An ex-policewoman in London disfigured by acid living in a bell tower, a sister’s violent murder witnessed by her son, and two mother’s who have no idea how poorly they have influenced their children. All of this centered around a London dating service that may be the key to everything. In BLIND DATE, Frances Fyfield has created some fabulous characters who keep you flipping pages to find out what’s next.
The story centers around the life of Elizabeth Kennedy. When we meet her she is recovering from an acid attack at her mother’s B&B; on the English coast. Also present is her dead sister’s young son who witnessed his mother’s murder. Elizabeth is determined to catch her sisters killer, not only because of family vengeance, but because while a policewoman, she may have driven the wrong suspect to take his own life. She is driven to know the truth as much as she is driven to carry out justice. There are family tensions and hidden family jewels to deal with by the seaside, so she flees back to London and her home atop a bell tower. Enter Joe, a mysterious handyman hired in her absence. He has an agenda, but what is it? Is he the killer? A journalist? A pervert? Elizabeth trusts him, but she’s not sure why, and the reader just wants these two to get together and solve the crime.
Amid all this, Joe and Elizabeth’s friends are visiting a dating service that may hold all the answers. The dancing around the fire by all the characters makes for interesting reading. And while Fyfield has that annoying English writer habit of making you guess which characters are talking in the beginning of the novel, and overall the killer’s motivation is a stretch, I really enjoyed reading this mystery on the basis of the strong character portrayals. The bell tower thing kept me going to. I would love to see Joe and Elizabeth team up for a sequel.
THE CAMPFIRE COLLECTION
Spine Tingling Tales to Tell in the Dark
Eric B. Martin, Editor
Campfire CollectionÊÊÊ While the title seems to suggest a collection of urban legends, these stories are not the tales of escaped lunatics with hooks for hands. They are tales of the human heart gone bad, or the beast who is true to his heart’s desire.
Broken into four sections, each delving into everything that can go wrong in the woods, The Elements, Beasts, The Unknown and Ourselves, the editor, Eric B. Martin has culled stories from fiction writers and diaries of the doomed. In The Elements there is “The Snow-Shoers” excerpted from George R. Stewart’s 1936 ORDEAL BY HUNGER and the failed attempt to reach the North Pole by Captain Robert Scott as well as fiction by Edgar Allen Poe and Jack London. The next section has a marvelous, Aesop style story by Paul Bowles entitled, “The Hyena.” The Unknown collection of stories is by far the creepiest with “They Bite” by Anthony Boucher being my favorite. “Hunters in the Snow”, in the Ourselves section is also a pretty creepy telling of male bonding gone bad during a hunting trip into the woods.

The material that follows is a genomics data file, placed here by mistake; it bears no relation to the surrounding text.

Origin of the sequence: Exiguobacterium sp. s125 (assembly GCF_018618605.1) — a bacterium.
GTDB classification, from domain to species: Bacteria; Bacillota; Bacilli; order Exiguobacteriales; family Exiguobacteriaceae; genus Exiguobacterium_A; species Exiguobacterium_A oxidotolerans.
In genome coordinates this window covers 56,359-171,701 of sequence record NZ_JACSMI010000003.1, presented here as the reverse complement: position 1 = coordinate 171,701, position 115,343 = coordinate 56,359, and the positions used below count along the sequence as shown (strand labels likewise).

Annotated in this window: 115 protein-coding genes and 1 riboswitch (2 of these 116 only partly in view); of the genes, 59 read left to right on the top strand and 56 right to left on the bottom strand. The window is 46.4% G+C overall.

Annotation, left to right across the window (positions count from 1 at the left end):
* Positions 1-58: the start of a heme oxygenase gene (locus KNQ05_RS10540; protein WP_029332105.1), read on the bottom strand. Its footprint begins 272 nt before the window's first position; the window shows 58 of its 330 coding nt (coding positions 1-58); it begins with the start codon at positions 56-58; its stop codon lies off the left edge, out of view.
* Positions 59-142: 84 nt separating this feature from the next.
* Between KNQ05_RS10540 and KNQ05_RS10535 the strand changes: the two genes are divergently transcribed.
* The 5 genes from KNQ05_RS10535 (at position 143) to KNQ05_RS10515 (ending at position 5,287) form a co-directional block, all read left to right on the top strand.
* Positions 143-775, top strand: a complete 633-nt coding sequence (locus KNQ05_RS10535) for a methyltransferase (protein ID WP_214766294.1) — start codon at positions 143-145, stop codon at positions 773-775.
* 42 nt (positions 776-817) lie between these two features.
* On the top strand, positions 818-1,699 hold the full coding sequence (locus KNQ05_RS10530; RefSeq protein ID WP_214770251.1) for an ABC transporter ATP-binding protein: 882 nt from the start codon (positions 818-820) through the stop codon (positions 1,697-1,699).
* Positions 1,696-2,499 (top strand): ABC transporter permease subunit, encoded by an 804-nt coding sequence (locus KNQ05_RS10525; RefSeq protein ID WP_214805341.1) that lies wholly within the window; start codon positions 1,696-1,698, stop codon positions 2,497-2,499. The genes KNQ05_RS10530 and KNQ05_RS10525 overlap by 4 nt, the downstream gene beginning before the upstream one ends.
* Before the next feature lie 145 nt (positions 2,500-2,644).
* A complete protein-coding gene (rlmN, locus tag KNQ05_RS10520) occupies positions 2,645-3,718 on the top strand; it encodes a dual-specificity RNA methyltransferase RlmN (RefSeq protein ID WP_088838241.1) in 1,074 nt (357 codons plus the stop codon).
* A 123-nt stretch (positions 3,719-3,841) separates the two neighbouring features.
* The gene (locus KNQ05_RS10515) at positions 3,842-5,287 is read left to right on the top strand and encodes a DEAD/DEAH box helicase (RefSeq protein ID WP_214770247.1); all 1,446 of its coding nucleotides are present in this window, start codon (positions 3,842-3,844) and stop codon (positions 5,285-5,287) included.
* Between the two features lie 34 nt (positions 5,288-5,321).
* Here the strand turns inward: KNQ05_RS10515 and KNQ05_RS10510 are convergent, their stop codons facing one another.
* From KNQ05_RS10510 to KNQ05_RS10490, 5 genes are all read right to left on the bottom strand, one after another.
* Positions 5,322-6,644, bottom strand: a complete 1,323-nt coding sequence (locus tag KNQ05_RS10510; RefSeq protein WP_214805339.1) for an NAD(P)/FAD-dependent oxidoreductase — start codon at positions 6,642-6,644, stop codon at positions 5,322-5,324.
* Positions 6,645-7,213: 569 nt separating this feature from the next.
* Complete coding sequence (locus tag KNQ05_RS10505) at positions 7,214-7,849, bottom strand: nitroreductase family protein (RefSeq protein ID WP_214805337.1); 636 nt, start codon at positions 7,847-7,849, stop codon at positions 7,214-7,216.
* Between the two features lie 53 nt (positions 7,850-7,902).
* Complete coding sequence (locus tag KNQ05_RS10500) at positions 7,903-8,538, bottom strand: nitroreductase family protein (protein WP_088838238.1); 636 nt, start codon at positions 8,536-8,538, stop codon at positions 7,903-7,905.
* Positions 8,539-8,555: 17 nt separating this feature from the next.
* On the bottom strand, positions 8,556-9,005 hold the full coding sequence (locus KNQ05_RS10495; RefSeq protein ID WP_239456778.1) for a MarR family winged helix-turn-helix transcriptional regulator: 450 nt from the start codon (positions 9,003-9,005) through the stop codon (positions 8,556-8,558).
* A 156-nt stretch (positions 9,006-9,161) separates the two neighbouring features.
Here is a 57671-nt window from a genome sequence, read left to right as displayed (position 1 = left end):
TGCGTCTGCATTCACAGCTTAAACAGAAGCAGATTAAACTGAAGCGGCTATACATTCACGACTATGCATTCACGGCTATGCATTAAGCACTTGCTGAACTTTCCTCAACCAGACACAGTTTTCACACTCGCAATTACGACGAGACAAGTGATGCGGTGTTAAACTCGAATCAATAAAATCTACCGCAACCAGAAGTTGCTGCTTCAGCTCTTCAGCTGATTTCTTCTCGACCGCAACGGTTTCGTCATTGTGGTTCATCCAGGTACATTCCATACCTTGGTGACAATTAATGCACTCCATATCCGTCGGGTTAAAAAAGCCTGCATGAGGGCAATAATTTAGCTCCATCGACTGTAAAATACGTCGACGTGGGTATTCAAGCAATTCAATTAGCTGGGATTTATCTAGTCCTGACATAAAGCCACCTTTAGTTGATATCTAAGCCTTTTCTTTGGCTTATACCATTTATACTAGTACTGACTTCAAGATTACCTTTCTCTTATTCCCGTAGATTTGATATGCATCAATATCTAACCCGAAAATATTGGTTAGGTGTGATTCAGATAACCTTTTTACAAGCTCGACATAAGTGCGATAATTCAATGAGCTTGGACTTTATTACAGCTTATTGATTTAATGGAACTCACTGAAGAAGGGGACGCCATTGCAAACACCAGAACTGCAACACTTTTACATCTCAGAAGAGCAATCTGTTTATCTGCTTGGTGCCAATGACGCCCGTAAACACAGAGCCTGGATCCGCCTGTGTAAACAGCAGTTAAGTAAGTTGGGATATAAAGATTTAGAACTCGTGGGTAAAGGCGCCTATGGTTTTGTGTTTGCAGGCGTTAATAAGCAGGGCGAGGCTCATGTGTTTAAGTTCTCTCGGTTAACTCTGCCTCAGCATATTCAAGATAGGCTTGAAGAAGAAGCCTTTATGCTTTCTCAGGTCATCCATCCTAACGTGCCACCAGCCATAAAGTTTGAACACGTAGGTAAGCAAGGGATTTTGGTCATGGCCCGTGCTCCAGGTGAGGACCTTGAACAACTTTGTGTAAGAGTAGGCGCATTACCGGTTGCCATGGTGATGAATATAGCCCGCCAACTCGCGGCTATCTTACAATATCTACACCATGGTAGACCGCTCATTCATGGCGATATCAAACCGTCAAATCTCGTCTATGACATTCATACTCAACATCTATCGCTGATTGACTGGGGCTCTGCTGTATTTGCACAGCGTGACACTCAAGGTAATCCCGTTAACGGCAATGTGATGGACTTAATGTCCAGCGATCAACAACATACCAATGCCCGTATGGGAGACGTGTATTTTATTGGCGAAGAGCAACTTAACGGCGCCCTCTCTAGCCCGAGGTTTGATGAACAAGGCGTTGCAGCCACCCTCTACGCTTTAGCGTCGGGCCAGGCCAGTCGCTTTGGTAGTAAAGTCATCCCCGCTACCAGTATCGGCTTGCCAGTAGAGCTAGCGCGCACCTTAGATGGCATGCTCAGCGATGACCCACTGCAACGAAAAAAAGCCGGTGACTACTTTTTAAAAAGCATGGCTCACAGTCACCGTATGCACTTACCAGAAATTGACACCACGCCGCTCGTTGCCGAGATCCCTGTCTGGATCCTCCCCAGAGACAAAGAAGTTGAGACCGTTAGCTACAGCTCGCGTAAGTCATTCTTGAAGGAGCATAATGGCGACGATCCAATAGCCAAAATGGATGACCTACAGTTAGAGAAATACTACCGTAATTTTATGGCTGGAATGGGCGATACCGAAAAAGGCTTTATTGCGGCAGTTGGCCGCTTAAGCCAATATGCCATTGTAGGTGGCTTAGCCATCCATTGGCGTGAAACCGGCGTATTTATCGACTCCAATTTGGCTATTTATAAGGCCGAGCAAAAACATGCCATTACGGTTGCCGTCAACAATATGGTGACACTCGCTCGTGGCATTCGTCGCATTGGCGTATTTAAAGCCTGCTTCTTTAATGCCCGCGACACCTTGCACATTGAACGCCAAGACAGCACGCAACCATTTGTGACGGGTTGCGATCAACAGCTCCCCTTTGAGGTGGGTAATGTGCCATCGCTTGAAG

The book is sized and bound for backpack carrying and the stories are just right in length to read before bedtime. Good old fashioned fun.
THE HOUSE OF MEMORY
Stories by Jewish Women
Writers of Latin America
Marjorie Agosin, editor
The Feminist Press
This is a collection of short stories written by Jewish Latin American women writers, a marginal group at best. Marjorie Agosin, the editor of the collection and an amazing writer in her own right, does not stand by the idea of marginalization though. Her belief is that there is a universality to the joy and suffering of people that goes beyond race, gender and nationality. Reading this collection, it is easy to side with her views. In each of the stories told here it seems only the ceremonial specifics of the relationships and the exact nature of the suffering has anything to do with race, gender or nationality, the basics are all about being human.
The book is divided into three sections. The first section “Ancestors and Traditions” is full of stories told by the children of immigrants. The first story, “The Family Tree” is a funny tale of a Grandmother and her daughters whom her granddaughter refers to as “the beasts” throughout the story. In the second section, “Immigrants and Strangers”, one of the stories, “May You Make a Good Bride”, is told in the voice of a second grade Jewish girl attending a Catholic school. She longs to be a good Catholic, but it seems more for the childhood reasons of acceptance by your peers rather than any religious motivation. When she is transferred to a Jewish school for third grade, she is amazed at how normal the other Jewish people seem. And the last, “Forging Identities”, is full of stories of acceptance, of oneself, of ones origins, and of the “other.”
This is a monumental book in literature. No collection like it exists and some of the writers have never been translated into English before. The amazing thing is that there is a universality to the stories even though they take place in a strange land and are live by people far removed from the reader (in most cases) by religion and gender. It makes perfect sense that a lot of these tales are told by children. Children are na•ve, but they also learn to accept change more readily than adults do, and they have a way of observing dichotomies as a natural way of life. Agosin has chosen stories that encourage us to see differences from a child’s point of view and then leads us to more adult stories about acceptance. In this way the collection is beautiful on an organizational level as well as an artistic level. Of note also is the introduction by Agosin. She does a fabulous job of putting the importance of the telling of any groups stories into perspective while explaining the reason for this particular grouping. This book is a testament to the power of literature to educate without alienating.